Traveling in real time
So I am hitting the road next week. It should be no surprise that LinuxCon and the Linux Plumbers Conference are coming up. I have a talk (the well-travelled Kernel Report) and the kernel developers’ panel, both on Monday; I fully expect to be tired by the end. There’s a lot of other interesting stuff happening at LinuxCon, which is being held for the first time ever. I’m looking forward to seeing how it comes out.
The Linux Plumbers Conference is happening for the second time. The first was a great success - by most accounts, one of the very best technical events of the year. Quite a bit of serious work got done there, with effects being felt throughout the development community. This year - which has just sold out - looks to be just as good.
Unfortunately, I’ll be skipping out of Plumbers early. Fortunately, it’s for an event that I’m looking forward to at least as much: the Realtime Linux Workshop in Dresden, and the Realtime mini-summit which precedes it. These, too, will be events which strongly influence future Linux development.
“Realtime,” of course, means that the system can be counted on to respond to external events within a known, bounded time. When one thinks of realtime applications, it’s natural to envision serious data acquisition and process control applications. These applications do exist, but realtime Linux is applicable to a far wider field than that. Embedded devices - especially gadgets like telephones - can make good use of realtime response, for example.
Perhaps the area receiving the most commercial attention, though, is in the financial trading realm. If you’re letting your computers make decisions that move millions of dollars around based on immediate market conditions, you really want to know that the computer will get the job done in the required time. The alternative can be a lot of lost money. When you realize that much of that high-speed trading is done on Linux systems, you come to see why realtime Linux is so interesting to financial businesses. My (very much outsider) understanding is that many of the customers of the realtime distributions are coming from this sector.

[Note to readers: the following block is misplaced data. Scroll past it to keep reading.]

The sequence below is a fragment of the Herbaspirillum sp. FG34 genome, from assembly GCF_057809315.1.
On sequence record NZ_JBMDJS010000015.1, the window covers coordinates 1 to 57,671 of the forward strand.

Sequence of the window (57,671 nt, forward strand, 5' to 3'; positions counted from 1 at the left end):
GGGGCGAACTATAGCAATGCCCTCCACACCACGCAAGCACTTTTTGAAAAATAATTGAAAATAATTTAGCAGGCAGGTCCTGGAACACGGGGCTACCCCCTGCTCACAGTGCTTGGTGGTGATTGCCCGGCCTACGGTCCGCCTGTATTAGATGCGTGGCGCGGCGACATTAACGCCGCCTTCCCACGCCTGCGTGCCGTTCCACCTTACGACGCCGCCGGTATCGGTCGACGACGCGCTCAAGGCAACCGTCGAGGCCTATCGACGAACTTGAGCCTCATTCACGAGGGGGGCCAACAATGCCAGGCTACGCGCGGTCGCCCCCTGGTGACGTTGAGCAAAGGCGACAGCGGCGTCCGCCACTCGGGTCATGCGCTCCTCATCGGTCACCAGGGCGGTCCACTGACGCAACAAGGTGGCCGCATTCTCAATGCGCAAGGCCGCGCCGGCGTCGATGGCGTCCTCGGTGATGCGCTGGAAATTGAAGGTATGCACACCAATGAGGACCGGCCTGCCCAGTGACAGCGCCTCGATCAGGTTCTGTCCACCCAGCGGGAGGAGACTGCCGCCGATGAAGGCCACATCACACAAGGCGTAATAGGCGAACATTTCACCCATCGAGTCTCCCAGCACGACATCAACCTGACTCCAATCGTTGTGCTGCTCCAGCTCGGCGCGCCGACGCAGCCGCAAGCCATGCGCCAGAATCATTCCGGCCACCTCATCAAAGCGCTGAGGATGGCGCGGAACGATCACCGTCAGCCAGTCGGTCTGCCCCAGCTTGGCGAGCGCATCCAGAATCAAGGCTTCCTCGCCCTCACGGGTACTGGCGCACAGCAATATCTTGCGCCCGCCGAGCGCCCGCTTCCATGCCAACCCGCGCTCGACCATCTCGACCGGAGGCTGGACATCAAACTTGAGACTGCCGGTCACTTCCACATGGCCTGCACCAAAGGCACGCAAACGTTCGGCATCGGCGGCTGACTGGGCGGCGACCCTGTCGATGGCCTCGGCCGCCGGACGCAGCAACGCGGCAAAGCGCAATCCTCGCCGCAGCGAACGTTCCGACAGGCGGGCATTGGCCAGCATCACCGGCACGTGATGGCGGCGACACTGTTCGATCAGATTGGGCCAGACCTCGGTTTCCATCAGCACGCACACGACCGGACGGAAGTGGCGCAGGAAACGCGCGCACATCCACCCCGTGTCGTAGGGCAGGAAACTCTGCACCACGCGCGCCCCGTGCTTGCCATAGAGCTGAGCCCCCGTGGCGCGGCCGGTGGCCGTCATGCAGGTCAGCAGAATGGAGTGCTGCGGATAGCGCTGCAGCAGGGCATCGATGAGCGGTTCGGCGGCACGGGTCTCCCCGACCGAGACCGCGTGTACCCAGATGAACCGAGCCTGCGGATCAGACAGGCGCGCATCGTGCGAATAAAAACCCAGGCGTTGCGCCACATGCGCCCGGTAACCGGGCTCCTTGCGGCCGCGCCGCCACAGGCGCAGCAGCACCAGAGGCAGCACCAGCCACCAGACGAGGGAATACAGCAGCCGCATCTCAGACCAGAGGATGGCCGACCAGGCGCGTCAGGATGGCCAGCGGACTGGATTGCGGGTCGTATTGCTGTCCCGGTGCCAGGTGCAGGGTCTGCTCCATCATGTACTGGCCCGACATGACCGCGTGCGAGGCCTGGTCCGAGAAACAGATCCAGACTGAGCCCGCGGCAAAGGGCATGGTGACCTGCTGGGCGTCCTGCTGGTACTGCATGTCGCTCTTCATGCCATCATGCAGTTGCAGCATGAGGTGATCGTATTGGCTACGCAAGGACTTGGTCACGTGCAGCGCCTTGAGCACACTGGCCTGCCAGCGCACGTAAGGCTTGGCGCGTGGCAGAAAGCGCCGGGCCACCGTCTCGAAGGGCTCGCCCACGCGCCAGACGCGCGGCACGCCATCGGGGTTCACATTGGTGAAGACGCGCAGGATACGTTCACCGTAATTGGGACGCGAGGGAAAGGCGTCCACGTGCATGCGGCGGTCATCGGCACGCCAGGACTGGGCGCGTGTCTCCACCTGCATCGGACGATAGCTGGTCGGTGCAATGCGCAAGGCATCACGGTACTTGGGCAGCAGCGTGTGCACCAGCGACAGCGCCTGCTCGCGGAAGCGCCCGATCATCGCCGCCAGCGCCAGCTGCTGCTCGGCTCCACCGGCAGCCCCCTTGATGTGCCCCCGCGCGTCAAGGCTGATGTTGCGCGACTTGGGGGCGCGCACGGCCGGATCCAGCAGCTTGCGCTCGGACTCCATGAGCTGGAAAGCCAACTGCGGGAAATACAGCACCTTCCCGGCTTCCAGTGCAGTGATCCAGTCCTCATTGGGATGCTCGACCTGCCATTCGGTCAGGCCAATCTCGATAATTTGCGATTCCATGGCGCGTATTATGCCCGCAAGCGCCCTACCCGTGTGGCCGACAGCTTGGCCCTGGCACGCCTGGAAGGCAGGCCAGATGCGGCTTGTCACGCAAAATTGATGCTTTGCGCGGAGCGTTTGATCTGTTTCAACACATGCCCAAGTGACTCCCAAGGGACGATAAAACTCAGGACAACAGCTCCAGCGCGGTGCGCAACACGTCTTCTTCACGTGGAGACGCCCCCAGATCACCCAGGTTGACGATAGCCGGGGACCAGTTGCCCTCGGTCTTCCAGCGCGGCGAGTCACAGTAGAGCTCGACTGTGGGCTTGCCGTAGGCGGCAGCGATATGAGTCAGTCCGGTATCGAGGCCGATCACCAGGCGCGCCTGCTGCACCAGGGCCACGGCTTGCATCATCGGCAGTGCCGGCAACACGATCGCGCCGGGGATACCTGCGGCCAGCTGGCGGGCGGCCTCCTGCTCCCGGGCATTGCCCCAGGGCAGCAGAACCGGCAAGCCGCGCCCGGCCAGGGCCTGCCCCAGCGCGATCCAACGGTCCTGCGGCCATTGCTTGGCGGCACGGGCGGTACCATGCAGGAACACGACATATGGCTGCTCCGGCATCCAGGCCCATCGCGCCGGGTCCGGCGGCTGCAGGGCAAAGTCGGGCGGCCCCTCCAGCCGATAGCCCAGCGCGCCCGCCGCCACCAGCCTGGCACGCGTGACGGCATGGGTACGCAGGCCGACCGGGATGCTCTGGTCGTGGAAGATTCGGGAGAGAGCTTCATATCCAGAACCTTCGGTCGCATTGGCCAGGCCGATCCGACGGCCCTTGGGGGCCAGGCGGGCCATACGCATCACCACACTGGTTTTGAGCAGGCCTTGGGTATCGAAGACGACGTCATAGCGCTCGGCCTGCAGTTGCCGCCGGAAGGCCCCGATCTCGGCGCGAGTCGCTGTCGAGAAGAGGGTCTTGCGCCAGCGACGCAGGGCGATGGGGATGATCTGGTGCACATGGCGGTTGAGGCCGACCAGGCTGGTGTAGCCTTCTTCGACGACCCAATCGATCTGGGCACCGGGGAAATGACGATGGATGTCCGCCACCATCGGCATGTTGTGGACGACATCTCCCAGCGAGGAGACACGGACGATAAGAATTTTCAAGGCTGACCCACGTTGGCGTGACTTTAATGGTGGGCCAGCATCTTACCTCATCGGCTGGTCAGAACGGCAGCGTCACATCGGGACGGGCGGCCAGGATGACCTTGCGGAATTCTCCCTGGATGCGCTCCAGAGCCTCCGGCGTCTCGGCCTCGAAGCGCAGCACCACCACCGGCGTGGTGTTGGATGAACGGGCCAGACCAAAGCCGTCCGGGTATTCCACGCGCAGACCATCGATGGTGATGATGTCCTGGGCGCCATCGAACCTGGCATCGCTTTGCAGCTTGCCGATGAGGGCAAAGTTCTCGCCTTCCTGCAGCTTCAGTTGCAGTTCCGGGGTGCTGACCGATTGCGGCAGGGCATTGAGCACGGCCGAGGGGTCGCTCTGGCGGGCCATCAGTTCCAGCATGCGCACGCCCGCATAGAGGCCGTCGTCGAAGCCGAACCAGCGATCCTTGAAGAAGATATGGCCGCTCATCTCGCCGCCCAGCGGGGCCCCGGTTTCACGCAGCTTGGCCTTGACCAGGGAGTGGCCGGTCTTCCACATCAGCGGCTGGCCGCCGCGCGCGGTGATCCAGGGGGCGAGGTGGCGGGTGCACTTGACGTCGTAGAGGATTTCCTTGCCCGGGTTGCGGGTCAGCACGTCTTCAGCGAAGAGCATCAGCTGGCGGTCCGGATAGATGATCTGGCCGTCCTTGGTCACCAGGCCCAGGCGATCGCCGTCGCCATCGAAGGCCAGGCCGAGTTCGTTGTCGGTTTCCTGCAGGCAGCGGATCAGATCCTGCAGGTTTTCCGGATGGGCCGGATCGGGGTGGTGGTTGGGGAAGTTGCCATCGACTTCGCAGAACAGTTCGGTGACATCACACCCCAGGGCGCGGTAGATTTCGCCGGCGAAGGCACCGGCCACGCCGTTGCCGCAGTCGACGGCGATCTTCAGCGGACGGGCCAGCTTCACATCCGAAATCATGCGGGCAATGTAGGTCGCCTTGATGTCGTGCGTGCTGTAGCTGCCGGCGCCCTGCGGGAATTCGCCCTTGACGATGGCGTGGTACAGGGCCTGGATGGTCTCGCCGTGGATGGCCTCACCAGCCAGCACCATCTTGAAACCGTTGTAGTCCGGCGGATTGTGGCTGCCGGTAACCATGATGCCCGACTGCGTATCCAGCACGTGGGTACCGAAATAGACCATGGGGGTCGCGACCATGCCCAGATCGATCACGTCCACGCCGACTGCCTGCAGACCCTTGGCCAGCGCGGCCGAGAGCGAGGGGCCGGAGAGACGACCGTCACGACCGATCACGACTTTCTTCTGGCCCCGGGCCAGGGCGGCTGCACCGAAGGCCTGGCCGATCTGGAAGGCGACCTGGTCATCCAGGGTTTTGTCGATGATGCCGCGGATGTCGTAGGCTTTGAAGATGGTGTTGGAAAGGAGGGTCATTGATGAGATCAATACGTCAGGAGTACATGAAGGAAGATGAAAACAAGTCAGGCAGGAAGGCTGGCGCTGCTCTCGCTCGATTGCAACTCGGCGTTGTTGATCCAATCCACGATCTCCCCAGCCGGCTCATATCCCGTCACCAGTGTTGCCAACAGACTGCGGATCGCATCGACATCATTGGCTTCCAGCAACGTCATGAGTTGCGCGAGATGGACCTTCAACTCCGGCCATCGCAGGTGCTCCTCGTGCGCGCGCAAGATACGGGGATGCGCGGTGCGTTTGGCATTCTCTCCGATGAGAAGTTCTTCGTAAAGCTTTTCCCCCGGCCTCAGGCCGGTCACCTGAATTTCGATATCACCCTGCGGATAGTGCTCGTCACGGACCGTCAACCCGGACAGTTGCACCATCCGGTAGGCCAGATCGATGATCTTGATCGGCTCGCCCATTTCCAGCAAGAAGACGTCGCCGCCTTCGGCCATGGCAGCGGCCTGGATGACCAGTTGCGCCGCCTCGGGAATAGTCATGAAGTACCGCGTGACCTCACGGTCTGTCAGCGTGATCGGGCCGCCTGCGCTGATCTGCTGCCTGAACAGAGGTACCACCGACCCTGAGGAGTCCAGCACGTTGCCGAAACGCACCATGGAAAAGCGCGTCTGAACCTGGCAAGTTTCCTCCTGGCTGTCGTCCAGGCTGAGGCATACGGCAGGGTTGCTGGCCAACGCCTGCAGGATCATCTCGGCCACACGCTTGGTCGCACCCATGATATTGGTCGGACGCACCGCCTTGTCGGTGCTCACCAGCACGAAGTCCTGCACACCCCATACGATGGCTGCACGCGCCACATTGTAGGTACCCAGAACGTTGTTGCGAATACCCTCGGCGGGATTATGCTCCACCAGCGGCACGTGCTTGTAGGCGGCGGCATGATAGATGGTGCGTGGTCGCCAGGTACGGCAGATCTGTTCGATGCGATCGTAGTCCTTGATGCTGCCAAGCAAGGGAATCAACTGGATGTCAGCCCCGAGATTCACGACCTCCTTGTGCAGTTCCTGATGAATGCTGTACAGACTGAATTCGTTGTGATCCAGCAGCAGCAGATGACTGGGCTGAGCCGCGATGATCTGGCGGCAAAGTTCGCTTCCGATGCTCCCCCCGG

Getting true realtime response out of a general-purpose operating system has long been held to be impossible. So realtime has traditionally been done on small, special-purpose kernels which have been heavily audited to ensure that no unwanted latencies will sneak in. Linux kernel developers have never been much interested in being told something is impossible, though. So, a few years back, a group of them set out to create a version of the Linux kernel which could be counted on to provide realtime response.
This work was done by making (almost) everything in the kernel preemptible. When any part of the system can be pushed out of the way to deal with an important event, it is much harder for specific parts of the kernel to create unexpected latencies. This approach (called “realtime preemption”) greatly reduces the amount of code auditing which must be done.
Realtime Linux works well - at least, on hardware which is, itself, properly responsive. It has been packaged into enterprise-level realtime offerings by a number of distributors and appears to be a big business. But there is one interesting note to all of this: much of the realtime code is outside of the mainline kernel. This is a violation of the “upstream first” rule which is normally followed quite strictly by most distributors.
There is a good reason for this: the realtime work is a big set of changes to the kernel. It could never have been just dumped into the kernel in the course of a normal three-month development cycle without destabilizing things badly. So the realtime code has stayed outside of the mainline while it evolved and stabilized; pieces of it have been merged over the years as they proved ready. Many features of the current kernel - which improve things for all users - have their origins in the realtime tree.
At this point, though, the realtime developers think that they are getting close to done - at least, as close to “done” as anything ever gets in the constantly-evolving Linux kernel. So it’s time for most of the rest of this code to move out of the realtime tree and into the mainline. One of the primary goals of the mini-summit in Dresden is to put together a strategy for making this happen. If this process works, we should see the addition of this major functionality mostly complete sometime in 2010.
The main realtime conference, instead, is dedicated to the state of the art. Yes, I’ll be doing the Kernel Report talk again - though I think I’ll take out the realtime slides since Thomas Gleixner will have provided a much better update just before me. Then we’ll get to hear what people are doing with realtime Linux, how things can be improved, and what the developers are planning.
It looks to be a fascinating, exhausting experience. Years of work are coming to their culmination now, and all Linux users will benefit from it.